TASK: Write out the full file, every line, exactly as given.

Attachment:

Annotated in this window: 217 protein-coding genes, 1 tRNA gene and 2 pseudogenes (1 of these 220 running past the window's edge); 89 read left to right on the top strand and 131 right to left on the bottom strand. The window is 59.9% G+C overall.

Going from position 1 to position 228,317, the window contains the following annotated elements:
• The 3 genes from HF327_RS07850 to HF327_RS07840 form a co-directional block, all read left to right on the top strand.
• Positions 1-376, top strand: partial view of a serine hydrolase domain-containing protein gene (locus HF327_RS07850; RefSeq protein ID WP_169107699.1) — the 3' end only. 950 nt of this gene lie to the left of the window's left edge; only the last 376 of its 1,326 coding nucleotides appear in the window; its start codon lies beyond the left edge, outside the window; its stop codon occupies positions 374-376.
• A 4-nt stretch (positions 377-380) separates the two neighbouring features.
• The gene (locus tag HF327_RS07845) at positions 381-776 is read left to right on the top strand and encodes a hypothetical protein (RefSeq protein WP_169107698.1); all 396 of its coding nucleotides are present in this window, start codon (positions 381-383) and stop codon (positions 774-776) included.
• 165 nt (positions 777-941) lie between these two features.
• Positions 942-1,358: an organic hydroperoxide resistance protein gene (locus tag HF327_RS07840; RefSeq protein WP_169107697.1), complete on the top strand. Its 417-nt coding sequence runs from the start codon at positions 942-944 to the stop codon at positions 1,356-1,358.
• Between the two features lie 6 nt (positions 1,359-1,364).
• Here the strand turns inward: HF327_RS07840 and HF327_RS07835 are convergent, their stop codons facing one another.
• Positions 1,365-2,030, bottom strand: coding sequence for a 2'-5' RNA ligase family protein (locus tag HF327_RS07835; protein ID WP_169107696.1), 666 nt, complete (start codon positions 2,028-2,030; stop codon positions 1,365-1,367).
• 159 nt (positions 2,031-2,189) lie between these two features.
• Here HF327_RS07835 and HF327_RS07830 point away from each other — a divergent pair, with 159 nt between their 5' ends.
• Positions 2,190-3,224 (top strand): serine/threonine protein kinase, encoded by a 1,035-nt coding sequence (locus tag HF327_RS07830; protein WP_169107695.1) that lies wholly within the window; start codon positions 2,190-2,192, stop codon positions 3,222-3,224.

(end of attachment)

Annotated in this window: 217 protein-coding genes, 1 tRNA gene and 2 pseudogenes (1 of these 220 running past the window's edge); 89 read left to right on the top strand and 131 right to left on the bottom strand. The window is 59.9% G+C overall.

Going from position 1 to position 228,317, the window contains the following annotated elements:
• The 3 genes from HF327_RS07850 to HF327_RS07840 form a co-directional block, all read left to right on the top strand.
• Positions 1-376, top strand: partial view of a serine hydrolase domain-containing protein gene (locus HF327_RS07850; RefSeq protein ID WP_169107699.1) — the 3' end only. 950 nt of this gene lie to the left of the window's left edge; only the last 376 of its 1,326 coding nucleotides appear in the window; its start codon lies beyond the left edge, outside the window; its stop codon occupies positions 374-376.
• A 4-nt stretch (positions 377-380) separates the two neighbouring features.
• The gene (locus tag HF327_RS07845) at positions 381-776 is read left to right on the top strand and encodes a hypothetical protein (RefSeq protein WP_169107698.1); all 396 of its coding nucleotides are present in this window, start codon (positions 381-383) and stop codon (positions 774-776) included.
• 165 nt (positions 777-941) lie between these two features.
• Positions 942-1,358: an organic hydroperoxide resistance protein gene (locus tag HF327_RS07840; RefSeq protein WP_169107697.1), complete on the top strand. Its 417-nt coding sequence runs from the start codon at positions 942-944 to the stop codon at positions 1,356-1,358.
• Between the two features lie 6 nt (positions 1,359-1,364).
• Here the strand turns inward: HF327_RS07840 and HF327_RS07835 are convergent, their stop codons facing one another.
• Positions 1,365-2,030, bottom strand: coding sequence for a 2'-5' RNA ligase family protein (locus tag HF327_RS07835; protein ID WP_169107696.1), 666 nt, complete (start codon positions 2,028-2,030; stop codon positions 1,365-1,367).
• 159 nt (positions 2,031-2,189) lie between these two features.
• Here HF327_RS07835 and HF327_RS07830 point away from each other — a divergent pair, with 159 nt between their 5' ends.
• Positions 2,190-3,224 (top strand): serine/threonine protein kinase, encoded by a 1,035-nt coding sequence (locus tag HF327_RS07830; protein WP_169107695.1) that lies wholly within the window; start codon positions 2,190-2,192, stop codon positions 3,222-3,224.